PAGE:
If a Texas resident is said to be complicit in a crime, it means that he or she helped or played a role in the commission of the felony or misdeameanor. In some cases, an accomplice may face the same penalties as the person who actually committed the crime. This is generally true if a person encouraged an illegal act to take place or didn't do anything to prevent it from happening.
There are three elements that a prosecutor must prove to show that an individual is liable as an accomplice to a crime. First, a crime must actually take place. This differs from a conspiracy charge in which penalties may be levied even if the crime was never carried out. Next, it must be shown that aid, counsel or encouragement was given to the person who then went through with a criminal act.
Finally, the accomplice must have the mental capacity to understand what he or she did was wrong. There are several ways in which an individual may be an accessory or accomplice to a crime. For instance, he or she may deactivate an alarm system or intentionally take someone to a remote location where that person will be robbed or assaulted. Knowingly providing a weapon to someone who then commits an illegal act may also make that person an accomplice.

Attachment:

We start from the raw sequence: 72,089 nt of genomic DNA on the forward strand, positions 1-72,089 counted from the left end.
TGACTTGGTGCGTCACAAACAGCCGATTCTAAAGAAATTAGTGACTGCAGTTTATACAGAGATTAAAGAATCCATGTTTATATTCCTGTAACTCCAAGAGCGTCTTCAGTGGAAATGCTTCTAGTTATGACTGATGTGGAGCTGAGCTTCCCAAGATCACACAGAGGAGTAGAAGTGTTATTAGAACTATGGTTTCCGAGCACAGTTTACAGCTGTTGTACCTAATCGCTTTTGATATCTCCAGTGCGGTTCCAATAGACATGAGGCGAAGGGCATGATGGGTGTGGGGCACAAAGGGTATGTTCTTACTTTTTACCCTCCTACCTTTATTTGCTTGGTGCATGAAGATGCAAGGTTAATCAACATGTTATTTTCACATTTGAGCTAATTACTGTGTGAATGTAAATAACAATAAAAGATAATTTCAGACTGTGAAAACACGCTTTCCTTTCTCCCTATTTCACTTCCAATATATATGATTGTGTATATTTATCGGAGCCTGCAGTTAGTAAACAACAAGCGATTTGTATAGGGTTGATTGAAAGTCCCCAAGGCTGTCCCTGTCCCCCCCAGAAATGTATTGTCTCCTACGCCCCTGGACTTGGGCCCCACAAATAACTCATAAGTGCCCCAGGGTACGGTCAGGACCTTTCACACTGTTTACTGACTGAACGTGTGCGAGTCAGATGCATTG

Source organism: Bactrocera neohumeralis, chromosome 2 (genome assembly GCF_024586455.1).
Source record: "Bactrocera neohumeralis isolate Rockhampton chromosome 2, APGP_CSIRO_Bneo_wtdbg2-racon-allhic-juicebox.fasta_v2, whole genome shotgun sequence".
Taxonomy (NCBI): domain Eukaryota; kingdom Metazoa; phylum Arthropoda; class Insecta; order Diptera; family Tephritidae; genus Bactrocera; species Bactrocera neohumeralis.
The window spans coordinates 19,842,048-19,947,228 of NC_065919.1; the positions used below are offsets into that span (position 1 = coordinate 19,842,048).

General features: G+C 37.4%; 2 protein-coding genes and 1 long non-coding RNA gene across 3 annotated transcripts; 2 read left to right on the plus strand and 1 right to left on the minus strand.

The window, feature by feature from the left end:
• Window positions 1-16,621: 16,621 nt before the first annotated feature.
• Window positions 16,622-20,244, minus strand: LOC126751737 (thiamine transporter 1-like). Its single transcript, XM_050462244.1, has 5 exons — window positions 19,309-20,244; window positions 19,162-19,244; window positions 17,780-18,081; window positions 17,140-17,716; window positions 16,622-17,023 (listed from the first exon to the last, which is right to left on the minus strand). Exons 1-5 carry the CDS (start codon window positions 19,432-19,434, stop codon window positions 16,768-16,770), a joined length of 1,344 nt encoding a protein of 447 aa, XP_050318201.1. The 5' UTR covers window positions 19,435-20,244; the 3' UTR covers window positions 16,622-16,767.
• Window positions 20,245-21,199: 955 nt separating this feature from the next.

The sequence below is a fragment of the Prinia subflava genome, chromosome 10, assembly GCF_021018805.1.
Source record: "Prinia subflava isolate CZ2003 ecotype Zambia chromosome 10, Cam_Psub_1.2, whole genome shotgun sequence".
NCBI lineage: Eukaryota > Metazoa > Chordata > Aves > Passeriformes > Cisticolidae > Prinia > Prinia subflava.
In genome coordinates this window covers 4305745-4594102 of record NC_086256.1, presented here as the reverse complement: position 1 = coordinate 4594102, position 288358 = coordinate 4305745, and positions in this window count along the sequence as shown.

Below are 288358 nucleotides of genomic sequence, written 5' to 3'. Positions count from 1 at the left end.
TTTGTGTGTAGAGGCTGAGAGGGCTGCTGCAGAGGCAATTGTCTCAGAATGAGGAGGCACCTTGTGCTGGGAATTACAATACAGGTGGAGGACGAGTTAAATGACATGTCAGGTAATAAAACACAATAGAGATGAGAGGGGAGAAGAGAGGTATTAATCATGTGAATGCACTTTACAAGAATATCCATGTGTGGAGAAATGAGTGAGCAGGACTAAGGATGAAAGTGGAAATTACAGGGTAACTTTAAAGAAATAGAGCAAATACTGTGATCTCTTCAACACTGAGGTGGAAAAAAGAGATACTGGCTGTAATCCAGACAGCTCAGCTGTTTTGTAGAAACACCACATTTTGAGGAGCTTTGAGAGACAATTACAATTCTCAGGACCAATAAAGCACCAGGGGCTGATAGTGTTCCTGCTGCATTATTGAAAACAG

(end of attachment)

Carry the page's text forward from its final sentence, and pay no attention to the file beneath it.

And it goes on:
Those who are facing these types of charges may wish to have the assistance of a criminal defense attorney when attempting to combat them. One defense may be that an individual is not mentally competent enough to understand what he or she did. Legal counsel may also argue that an individual assisted a criminal against his or her will by threat or implication of force.